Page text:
“We’ve all felt trapped at a social event. If you really want to leave, pull the host aside, say you had a wonderful time but you need to go,” says Brecht. “Just say you’re exhausted and need to get home to sleep. Saying you’re not well can backfi re if you’re seen out and about the next day.”
Know you have to leave an important work meeting? “Don’t do it at the last minute. Tell the group at the start, so it won’t be a shock,” says Fuller. “If you really want to make a good impression, leave print-outs of your proposal and ideas, or an update. And leave two business cards for each person so they can pass one on to their colleagues. All the better branding for you.”
Saying goodbye to a partner is one thing, but when there are children involved you can make it less excruciating by heeding this advice from the Family Relationship Centres of Australia.
- Communicate by phone, letter or email with your partner if you are constantly arguing in person.
- Try to be pleasant when you have to see the other parent for the “handover” – especially in front of your child. And, for your own sake, remember that staying angry with your ex allows them to live rent-free in your head.
- Rethink your role as parent, not partner. You’re no longer partners, but parents forever.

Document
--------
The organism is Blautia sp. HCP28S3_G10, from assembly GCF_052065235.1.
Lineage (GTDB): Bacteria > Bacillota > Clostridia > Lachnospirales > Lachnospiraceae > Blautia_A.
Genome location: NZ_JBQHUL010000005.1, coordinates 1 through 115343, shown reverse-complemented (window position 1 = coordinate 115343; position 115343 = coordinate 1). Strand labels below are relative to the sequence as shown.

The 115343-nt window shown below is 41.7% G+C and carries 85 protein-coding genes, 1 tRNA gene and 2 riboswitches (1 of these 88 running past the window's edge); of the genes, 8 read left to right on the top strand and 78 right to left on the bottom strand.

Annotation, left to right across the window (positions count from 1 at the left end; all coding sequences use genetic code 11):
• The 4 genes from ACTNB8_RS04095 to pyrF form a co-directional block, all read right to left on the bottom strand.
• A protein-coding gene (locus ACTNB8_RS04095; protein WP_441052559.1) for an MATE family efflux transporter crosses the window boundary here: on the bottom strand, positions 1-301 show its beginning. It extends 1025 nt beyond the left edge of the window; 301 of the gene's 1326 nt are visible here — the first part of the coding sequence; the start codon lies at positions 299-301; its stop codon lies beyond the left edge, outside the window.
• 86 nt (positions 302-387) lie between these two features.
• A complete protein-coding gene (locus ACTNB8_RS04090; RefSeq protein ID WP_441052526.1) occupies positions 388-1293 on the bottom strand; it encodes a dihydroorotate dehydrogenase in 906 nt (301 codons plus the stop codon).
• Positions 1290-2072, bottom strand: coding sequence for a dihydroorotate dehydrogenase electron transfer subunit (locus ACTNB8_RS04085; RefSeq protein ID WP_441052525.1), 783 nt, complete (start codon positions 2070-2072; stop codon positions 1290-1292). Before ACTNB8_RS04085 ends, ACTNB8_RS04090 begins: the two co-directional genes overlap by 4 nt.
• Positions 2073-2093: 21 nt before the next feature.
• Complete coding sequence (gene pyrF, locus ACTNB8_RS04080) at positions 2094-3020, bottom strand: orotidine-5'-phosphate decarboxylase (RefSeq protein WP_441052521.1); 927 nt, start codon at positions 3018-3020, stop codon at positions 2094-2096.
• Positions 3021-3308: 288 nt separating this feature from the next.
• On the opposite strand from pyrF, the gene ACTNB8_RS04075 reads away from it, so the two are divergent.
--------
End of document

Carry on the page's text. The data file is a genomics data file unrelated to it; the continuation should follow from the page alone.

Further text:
- Get free advice from a relationship centre about a parenting plan for your children, including fair hours of care, school and weekend activities – and who is responsible for after-school pick-ups, etc.
- Remove everything from the home that was connected to the other parent, which can cause children to feel isolated.
- Frequently moan to your children about problems or maintenance issues – they may start to feel insecure.
- Tap in to telephone conversations between your child and the other parent – it teaches your child to not trust others.
- Buy extravagant gifts to compensate for separation – it will give your child a distorted view of what relationships are about.
- Compete with your partner; instead, let the other talk without interruption.
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